Posts for tag: Heel Pain
Understanding Heel Pain with Help from Your Podiatrist
- Wear shoes that fit well
- Wear proper shoes for each activity
- Do not wear shoes with excessive wear on heels or soles
- Prepare properly before exercising by stretching and warming up
- Pace yourself when you participate in athletic activities
- Don’t underestimate your body’s need for rest and good nutrition
- Lose excess weight
Find out what might be going on to cause your heel pain and how to treat it.
Heel pain is a common complaint that our Boise, Nampa/Caldwell, and Meridan, ID, podiatrists can help treat. Of course, it’s particularly common for most runners and athletes to experience heel pain at some point during their lifetime. So, what could be causing your symptoms and when does it a warrant a trip to see a doctor?
The specific location of your heel pain will give us some insight into what might be going on. For example, if the pain is under the heel then chances are good that your heel pain is the result of an inflammatory problem known as plantar fasciitis. This is usually the most common cause of heel pain. If the pain is above the heel bone or on the back of the heel then you could have Achilles tendinitis.
Both of these conditions usually appear gradually over time rather than as a result of an injury. You may barely notice these symptoms at first until they progress. Both conditions are the result of overuse, which is why both conditions are common in athletes. If you have suddenly increased the intensity or duration of your workout then you may put yourself at an increased risk for developing this problem.
When heel pain occurs it’s up to you to stay off your feet as much as possible and to take it easy. If you continue to run or workout you won’t give the inflamed tissue ample time to heal. The best thing you can do is to avoid high-impact activities until the pain has completely subsided.
Along with heel pain, it’s not uncommon to experience stiffness as well, particularly first thing in the morning when getting out of bed. This is usually when foot pain is at its worse, too. If you have Achilles tendinitis, these symptoms may be exacerbated after climbing stairs or standing for long periods of time. With plantar fasciitis you may be lulled into a false sense of security by not experiencing pain during your normal workout; however, the aching or stabbing pain often appears shortly after.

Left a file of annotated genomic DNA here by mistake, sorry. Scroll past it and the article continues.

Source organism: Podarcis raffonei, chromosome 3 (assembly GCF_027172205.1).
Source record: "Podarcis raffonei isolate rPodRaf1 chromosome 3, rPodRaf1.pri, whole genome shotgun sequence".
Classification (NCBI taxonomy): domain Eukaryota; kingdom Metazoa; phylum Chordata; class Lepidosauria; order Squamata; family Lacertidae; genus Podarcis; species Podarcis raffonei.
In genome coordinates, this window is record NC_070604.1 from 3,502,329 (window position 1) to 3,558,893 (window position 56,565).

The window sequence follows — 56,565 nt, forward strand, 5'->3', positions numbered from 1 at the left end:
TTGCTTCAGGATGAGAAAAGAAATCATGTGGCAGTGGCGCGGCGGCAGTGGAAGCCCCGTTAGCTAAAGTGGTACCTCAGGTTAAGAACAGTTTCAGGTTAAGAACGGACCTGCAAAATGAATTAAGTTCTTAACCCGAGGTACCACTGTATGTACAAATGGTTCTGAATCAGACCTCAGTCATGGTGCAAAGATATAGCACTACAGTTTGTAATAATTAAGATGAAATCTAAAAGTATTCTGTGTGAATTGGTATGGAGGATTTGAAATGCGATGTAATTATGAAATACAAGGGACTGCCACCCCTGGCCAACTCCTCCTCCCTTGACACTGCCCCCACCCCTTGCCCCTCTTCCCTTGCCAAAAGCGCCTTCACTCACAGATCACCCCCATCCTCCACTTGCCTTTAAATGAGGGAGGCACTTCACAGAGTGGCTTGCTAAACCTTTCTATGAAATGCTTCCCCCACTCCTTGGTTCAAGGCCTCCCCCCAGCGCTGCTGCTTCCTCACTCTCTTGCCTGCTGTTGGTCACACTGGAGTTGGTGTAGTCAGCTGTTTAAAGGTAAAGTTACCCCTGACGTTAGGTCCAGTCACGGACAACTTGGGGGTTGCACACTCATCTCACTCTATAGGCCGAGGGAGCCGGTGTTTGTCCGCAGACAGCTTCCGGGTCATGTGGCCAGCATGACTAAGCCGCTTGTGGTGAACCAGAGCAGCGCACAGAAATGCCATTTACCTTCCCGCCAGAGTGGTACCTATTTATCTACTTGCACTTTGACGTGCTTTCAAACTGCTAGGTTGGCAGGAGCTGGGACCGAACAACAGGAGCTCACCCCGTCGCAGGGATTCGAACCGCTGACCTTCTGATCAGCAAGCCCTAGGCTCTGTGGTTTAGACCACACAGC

Treating Heel Pain
While plantar fasciitis and Achilles tendinitis are the two most common causes of heel pain, they aren’t the only causes. This is why you should visit our Boise, Nampa/Caldwell, and Meridan, ID, foot doctor if you experiencing foot pain, especially for the first time. Patients who have diabetes or nerve damage in their feet should immediately seek care from a foot specialist.
You can ask your podiatrist about certain foot stretches you can do every day to help reduce stiffness and pain while improving mobility.
We may also recommend:
- Physical therapy
- Night Splints
- Steroid Injections
- Surgery (in persistent cases)
Heel pain isn’t something that you can treat by yourself. If you are dealing with sudden, severe or persistent foot problems then it’s time to turn to the foot care specialists at Idaho Foot & Ankle Associates in Boise, Nampa/Caldwell, and Meridan, ID. Call us today to learn more about how we can help you.
Have you been experiencing any heel pain or bothersome tenderness without any obvious cause? Although heel spurs themselves sometimes do not cause acute discomfort, they are frequently associated with the painful inflammation known as plantar fasciitis, a condition commonly described as feeling like a knife is wrenching through your foot. Read below for more information on the typical causes, symptoms, and treatments of heel spurs.
What is a Heel Spur?
A heel spur is often the result of overstraining foot muscles and ligaments, overstretching the plantar fascia (the thick band of tissue that connects the heel bone to the toes), and repeatedly tearing the heel bone membrane. From these actions arises a calcium deposit on the underside of the heel bone. Risk factor for developing the condition include:
Possessing any walking gait abnormalities
Regularly running or jogging on hard surfaces
Wearing poorly fitted or overly worn shoes
Wearing shoes that lack arch support
Being excessively overweight or obese
What are The Symptoms?
Heel spurs do not carry many symptoms by themselves. However, they are often related to other afflictions, most typically plantar fasciitis. The most common sign of this combo of conditions is a feeling of chronic pain along the bottom or back of the heel, especially during periods of walking, running, or jogging. If you are experiencing this recurring inflammation, it is a good idea to visit your local podiatrist's office and inquire about undergoing an x-ray or ultrasound examination of the foot.
What are the Treatment Options?
The solutions to heel spurs are generally centered around decreasing inflammation and avoiding re-injury. They include:
Applying ice on the inflammation
Performing stretch exercises
Wearing orthotic devices or shoe inserts to relieve pressure off of the spur
Taking anti-inflammatory medications such as ibuprofen to relieve pain